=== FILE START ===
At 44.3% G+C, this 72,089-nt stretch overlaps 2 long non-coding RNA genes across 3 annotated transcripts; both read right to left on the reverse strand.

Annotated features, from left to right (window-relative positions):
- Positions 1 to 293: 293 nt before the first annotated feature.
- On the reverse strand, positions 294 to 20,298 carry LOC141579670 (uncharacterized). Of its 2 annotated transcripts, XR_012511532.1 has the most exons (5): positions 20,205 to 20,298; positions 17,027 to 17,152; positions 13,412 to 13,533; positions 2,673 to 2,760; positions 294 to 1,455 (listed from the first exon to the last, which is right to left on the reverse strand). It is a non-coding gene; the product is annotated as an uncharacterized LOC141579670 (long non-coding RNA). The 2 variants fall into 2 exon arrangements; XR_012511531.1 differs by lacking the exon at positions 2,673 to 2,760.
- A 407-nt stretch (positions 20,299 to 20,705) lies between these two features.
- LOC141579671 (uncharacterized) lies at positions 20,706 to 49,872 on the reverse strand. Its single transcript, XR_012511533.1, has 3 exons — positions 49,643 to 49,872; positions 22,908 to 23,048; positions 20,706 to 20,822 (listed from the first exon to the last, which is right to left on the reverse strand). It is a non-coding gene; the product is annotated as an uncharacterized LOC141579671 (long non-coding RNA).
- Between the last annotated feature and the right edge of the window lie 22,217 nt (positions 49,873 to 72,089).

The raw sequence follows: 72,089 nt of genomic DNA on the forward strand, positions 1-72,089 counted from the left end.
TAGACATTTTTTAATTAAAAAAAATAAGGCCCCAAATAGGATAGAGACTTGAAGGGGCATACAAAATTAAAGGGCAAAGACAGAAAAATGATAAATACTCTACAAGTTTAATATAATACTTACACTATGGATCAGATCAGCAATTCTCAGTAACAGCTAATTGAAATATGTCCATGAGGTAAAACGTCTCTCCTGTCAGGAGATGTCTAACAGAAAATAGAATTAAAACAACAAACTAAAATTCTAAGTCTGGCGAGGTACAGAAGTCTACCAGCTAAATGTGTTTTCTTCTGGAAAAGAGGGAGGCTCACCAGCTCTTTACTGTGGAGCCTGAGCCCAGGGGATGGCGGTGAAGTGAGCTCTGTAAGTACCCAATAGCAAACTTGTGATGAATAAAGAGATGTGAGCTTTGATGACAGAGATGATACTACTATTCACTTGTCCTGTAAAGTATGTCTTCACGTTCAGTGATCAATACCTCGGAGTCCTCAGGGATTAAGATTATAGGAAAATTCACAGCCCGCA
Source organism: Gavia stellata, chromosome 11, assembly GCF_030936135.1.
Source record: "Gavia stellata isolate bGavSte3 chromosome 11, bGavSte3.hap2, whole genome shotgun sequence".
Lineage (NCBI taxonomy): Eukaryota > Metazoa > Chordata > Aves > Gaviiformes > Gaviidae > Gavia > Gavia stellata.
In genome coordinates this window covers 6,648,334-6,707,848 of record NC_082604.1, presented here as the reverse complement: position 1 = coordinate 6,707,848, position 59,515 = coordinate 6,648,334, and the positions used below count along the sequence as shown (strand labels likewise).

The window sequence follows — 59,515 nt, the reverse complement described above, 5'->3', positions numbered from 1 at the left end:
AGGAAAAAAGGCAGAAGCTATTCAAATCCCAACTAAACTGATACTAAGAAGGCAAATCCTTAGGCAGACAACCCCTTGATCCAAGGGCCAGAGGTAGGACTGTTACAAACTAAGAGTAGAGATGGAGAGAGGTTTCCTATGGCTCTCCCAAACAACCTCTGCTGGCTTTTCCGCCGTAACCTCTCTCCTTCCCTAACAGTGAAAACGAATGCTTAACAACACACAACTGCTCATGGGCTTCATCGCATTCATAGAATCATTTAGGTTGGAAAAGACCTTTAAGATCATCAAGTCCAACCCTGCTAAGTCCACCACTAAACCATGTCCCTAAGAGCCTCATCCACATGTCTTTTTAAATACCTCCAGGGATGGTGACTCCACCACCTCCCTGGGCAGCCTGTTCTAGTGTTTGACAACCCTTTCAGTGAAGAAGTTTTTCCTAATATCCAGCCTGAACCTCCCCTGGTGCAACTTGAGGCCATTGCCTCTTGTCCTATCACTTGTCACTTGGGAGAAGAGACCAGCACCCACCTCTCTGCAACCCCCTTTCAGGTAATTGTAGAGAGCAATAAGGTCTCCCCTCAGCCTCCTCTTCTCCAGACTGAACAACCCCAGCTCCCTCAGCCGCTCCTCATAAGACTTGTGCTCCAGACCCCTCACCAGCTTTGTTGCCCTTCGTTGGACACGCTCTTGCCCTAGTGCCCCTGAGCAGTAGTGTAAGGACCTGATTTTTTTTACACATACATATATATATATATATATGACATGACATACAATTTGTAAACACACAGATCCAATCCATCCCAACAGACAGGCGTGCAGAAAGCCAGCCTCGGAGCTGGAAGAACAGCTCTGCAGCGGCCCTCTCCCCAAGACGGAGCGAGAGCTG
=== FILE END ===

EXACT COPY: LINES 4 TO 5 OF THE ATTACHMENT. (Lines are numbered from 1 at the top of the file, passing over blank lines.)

- On the reverse strand, positions 294 to 20,298 carry LOC141579670 (uncharacterized). Of its 2 annotated transcripts, XR_012511532.1 has the most exons (5): positions 20,205 to 20,298; positions 17,027 to 17,152; positions 13,412 to 13,533; positions 2,673 to 2,760; positions 294 to 1,455 (listed from the first exon to the last, which is right to left on the reverse strand). It is a non-coding gene; the product is annotated as an uncharacterized LOC141579670 (long non-coding RNA). The 2 variants fall into 2 exon arrangements; XR_012511531.1 differs by lacking the exon at positions 2,673 to 2,760.
- A 407-nt stretch (positions 20,299 to 20,705) lies between these two features.